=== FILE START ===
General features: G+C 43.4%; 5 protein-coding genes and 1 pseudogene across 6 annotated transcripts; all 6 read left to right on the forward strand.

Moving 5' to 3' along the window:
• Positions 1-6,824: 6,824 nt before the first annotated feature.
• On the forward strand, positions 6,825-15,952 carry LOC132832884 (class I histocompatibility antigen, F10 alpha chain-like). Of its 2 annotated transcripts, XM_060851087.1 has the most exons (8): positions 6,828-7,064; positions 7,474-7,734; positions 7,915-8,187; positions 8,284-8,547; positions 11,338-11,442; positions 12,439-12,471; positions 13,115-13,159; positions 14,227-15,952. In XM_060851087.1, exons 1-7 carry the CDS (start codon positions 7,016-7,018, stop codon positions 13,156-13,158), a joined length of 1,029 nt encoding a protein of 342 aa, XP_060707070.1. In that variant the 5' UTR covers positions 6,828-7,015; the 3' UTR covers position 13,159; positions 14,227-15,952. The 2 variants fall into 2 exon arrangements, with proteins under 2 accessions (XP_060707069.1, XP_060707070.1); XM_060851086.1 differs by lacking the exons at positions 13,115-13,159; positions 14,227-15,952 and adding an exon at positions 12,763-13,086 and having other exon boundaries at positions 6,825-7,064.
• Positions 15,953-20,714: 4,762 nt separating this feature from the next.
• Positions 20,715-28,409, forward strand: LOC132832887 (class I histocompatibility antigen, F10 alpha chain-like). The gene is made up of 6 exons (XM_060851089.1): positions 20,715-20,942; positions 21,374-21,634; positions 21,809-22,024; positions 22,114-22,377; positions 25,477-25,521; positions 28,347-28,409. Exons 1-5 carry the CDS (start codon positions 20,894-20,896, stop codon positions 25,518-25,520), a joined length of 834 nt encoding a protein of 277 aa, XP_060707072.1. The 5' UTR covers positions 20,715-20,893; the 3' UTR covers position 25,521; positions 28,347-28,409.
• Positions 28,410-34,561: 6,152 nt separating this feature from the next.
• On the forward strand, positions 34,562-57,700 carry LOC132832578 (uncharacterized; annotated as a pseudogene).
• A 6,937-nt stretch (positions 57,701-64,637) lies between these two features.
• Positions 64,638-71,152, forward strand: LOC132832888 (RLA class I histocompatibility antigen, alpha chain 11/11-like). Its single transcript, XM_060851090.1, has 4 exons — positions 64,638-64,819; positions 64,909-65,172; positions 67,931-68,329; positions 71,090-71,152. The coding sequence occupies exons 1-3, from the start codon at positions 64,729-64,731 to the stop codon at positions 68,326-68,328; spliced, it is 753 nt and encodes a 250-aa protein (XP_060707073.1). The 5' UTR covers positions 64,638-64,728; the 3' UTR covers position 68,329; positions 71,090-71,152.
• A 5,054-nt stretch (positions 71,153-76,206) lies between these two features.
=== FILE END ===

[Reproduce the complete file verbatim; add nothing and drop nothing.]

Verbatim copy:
General features: G+C 43.4%; 5 protein-coding genes and 1 pseudogene across 6 annotated transcripts; all 6 read left to right on the forward strand.

Moving 5' to 3' along the window:
• Positions 1-6,824: 6,824 nt before the first annotated feature.
• On the forward strand, positions 6,825-15,952 carry LOC132832884 (class I histocompatibility antigen, F10 alpha chain-like). Of its 2 annotated transcripts, XM_060851087.1 has the most exons (8): positions 6,828-7,064; positions 7,474-7,734; positions 7,915-8,187; positions 8,284-8,547; positions 11,338-11,442; positions 12,439-12,471; positions 13,115-13,159; positions 14,227-15,952. In XM_060851087.1, exons 1-7 carry the CDS (start codon positions 7,016-7,018, stop codon positions 13,156-13,158), a joined length of 1,029 nt encoding a protein of 342 aa, XP_060707070.1. In that variant the 5' UTR covers positions 6,828-7,015; the 3' UTR covers position 13,159; positions 14,227-15,952. The 2 variants fall into 2 exon arrangements, with proteins under 2 accessions (XP_060707069.1, XP_060707070.1); XM_060851086.1 differs by lacking the exons at positions 13,115-13,159; positions 14,227-15,952 and adding an exon at positions 12,763-13,086 and having other exon boundaries at positions 6,825-7,064.
• Positions 15,953-20,714: 4,762 nt separating this feature from the next.
• Positions 20,715-28,409, forward strand: LOC132832887 (class I histocompatibility antigen, F10 alpha chain-like). The gene is made up of 6 exons (XM_060851089.1): positions 20,715-20,942; positions 21,374-21,634; positions 21,809-22,024; positions 22,114-22,377; positions 25,477-25,521; positions 28,347-28,409. Exons 1-5 carry the CDS (start codon positions 20,894-20,896, stop codon positions 25,518-25,520), a joined length of 834 nt encoding a protein of 277 aa, XP_060707072.1. The 5' UTR covers positions 20,715-20,893; the 3' UTR covers position 25,521; positions 28,347-28,409.
• Positions 28,410-34,561: 6,152 nt separating this feature from the next.
• On the forward strand, positions 34,562-57,700 carry LOC132832578 (uncharacterized; annotated as a pseudogene).
• A 6,937-nt stretch (positions 57,701-64,637) lies between these two features.
• Positions 64,638-71,152, forward strand: LOC132832888 (RLA class I histocompatibility antigen, alpha chain 11/11-like). Its single transcript, XM_060851090.1, has 4 exons — positions 64,638-64,819; positions 64,909-65,172; positions 67,931-68,329; positions 71,090-71,152. The coding sequence occupies exons 1-3, from the start codon at positions 64,729-64,731 to the stop codon at positions 68,326-68,328; spliced, it is 753 nt and encodes a 250-aa protein (XP_060707073.1). The 5' UTR covers positions 64,638-64,728; the 3' UTR covers position 68,329; positions 71,090-71,152.
• A 5,054-nt stretch (positions 71,153-76,206) lies between these two features.